On the face of it, therefore, “The Anatomy of Gratitude” sounds like quite the scholarly undertaking. Who, after all, can boast of expertise in both gratitude and in every one of these complex and subtle traditions? I was therefore shocked to see that the text amounts to only 130 pages of largish type font. It is astoundingly brief for such a subject. The aim of such a book, therefore, is not a kind of comprehensive survey or deep analysis of the subject. It is something much simpler, and simultaneously, much more important.

What Manner of Person Am I?

Pies is a colleague and friend, but I did not ask him the point of his book. Instead, I read, meditated, and puzzled over it. Here it lay on my bedside table, a thin book consisting primarily of edifying quotes about gratitude, with introduction, commentary, and conclusion. And not much else. By the time I got to the last chapter on stoicism, however, I think I began to get it. This work is not so much a contribution to scholarship as it is a parallel to Marcus Aurelius’ own Meditations: a series of brief, thoughtful reflections upon the nature and desirability of gratitude. If I understand Pies’ book, its purpose is very much the same as Marcus Aurelius’ work.

The point of such a work is not to become an expert on the subject, or even knowledgeable. The point, if I may be so bold, is to become a better person. The point is to allow ourselves to be enriched by these traditions, by so much of the wisdom that surrounds us and came before us. The point is to feel our hearts warmed and dilated by our own experiences of gratitude, and our own spiritual cultivation of this virtue. Pies invites us to this undertaking not by lecturing or browbeating, but by acting as a sort of happy docent who wants to guide us through every piece of exquisite art in the gallery, and find joy and enlightenment along with us in the process.

In such spirit, it seems petty to critique or evaluate different aspects of the book as good or bad. I think it would be better honored by an effort to share its virtue. To that end, I will simply end this review with a couple of my favorite ‘meditations’ from the book and leave the reader to judge whether judgement is in order.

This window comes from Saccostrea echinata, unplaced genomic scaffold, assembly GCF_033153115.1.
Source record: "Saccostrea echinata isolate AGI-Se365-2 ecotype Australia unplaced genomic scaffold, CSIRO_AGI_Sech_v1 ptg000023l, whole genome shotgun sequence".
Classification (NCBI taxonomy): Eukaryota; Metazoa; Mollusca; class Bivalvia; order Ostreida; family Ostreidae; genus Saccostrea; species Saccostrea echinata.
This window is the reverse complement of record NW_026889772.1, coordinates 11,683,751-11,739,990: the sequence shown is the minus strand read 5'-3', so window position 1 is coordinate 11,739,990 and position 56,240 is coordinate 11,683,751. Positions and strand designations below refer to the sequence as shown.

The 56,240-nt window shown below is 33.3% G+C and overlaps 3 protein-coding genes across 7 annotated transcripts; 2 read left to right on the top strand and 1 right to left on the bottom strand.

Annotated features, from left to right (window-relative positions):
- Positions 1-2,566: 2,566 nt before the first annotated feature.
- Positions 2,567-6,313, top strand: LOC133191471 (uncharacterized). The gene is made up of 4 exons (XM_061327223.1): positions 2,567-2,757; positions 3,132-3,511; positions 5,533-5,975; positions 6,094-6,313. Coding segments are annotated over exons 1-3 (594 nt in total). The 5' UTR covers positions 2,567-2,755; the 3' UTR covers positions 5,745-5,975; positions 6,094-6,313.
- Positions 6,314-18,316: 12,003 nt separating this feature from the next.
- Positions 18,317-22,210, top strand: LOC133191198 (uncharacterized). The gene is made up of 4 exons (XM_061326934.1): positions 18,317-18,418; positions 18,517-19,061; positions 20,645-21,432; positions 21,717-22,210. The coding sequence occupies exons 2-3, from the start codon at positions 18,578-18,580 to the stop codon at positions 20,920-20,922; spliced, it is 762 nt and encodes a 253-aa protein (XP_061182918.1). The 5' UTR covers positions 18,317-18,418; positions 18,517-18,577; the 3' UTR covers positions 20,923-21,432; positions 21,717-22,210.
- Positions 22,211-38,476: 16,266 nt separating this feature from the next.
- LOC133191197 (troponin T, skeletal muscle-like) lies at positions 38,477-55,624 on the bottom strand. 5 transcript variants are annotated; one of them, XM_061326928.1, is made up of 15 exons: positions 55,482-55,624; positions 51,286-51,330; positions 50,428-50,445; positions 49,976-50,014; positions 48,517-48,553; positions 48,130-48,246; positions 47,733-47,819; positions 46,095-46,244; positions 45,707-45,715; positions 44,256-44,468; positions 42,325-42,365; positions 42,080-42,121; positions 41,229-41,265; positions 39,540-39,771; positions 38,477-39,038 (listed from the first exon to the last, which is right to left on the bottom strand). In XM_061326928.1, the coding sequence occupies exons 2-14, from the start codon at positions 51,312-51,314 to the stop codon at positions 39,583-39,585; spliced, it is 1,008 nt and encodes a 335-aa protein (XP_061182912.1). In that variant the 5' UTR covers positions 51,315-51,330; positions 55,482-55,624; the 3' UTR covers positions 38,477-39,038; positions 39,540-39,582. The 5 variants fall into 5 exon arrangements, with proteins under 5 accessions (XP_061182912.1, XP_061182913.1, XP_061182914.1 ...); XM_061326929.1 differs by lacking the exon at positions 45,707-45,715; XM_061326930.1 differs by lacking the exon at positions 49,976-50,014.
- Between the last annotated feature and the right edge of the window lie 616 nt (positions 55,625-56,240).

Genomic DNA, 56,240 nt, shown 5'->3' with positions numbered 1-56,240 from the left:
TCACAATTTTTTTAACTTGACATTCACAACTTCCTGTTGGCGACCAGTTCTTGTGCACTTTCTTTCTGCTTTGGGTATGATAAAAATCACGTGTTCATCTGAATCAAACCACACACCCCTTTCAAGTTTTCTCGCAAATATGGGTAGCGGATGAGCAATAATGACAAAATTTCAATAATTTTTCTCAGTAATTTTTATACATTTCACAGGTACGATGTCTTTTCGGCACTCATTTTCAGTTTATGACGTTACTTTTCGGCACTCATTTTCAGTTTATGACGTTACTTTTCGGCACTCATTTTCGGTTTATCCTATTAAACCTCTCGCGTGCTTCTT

The first concerns a recommendation found in several of the traditions: we should always consider ourselves to be guests in this life. Therefore, “What does a good guest say?” “How much trouble my host goes through for me. How much meat he has offered. How much wine he has set before me. How many cakes he has brought before me. And all of this trouble he went through for me. But what does an inconsiderate guest say? “What trouble has my host gone through? I have eaten [only] one piece of bread and a single piece of meat. I have had but one cup of wine. All the trouble the host has gone through has only been for his family.”

The second is a reminder of can happen when we do live a life of acceptance and mindful gratitude: “Every day brings innumerable gifts—life, love, nourishment, shelter, challenges, friendship, and more—and is an opportunity to remember our indebtedness when we reflect within ourselves. On a basic level, we try to remember that there is a power-beyond-self in our lives… and do our best to give back by being patient, helpful, and caring.”

Would that all of us go and do likewise. For, in the words of the stoic philosopher Seneca, “The greatest blessings of humankind are within us and within our reach.”

Dr Morehead is a psychiatrist and director of training for the general psychiatry residency at Tufts Medical Center in Boston. He frequently speaks as an advocate for mental health and is author of Science Over Stigma: Education and Advocacy for Mental Health, published by the American Psychiatric Association. He can be reached at


1. Portocarrero FF, Gonzalez K, Ekema-Agbaw M. A meta-analytic review of the relationship between dispositional gratitude and well-being. Personality and Individual Differences. 2020;187:111380.

2. Iodice JA, Malouff JM, Schutte NS. The association between gratitude and depression: a meta-analysis. International Journal of Depression and Anxiety. 2021;4(1):1-12.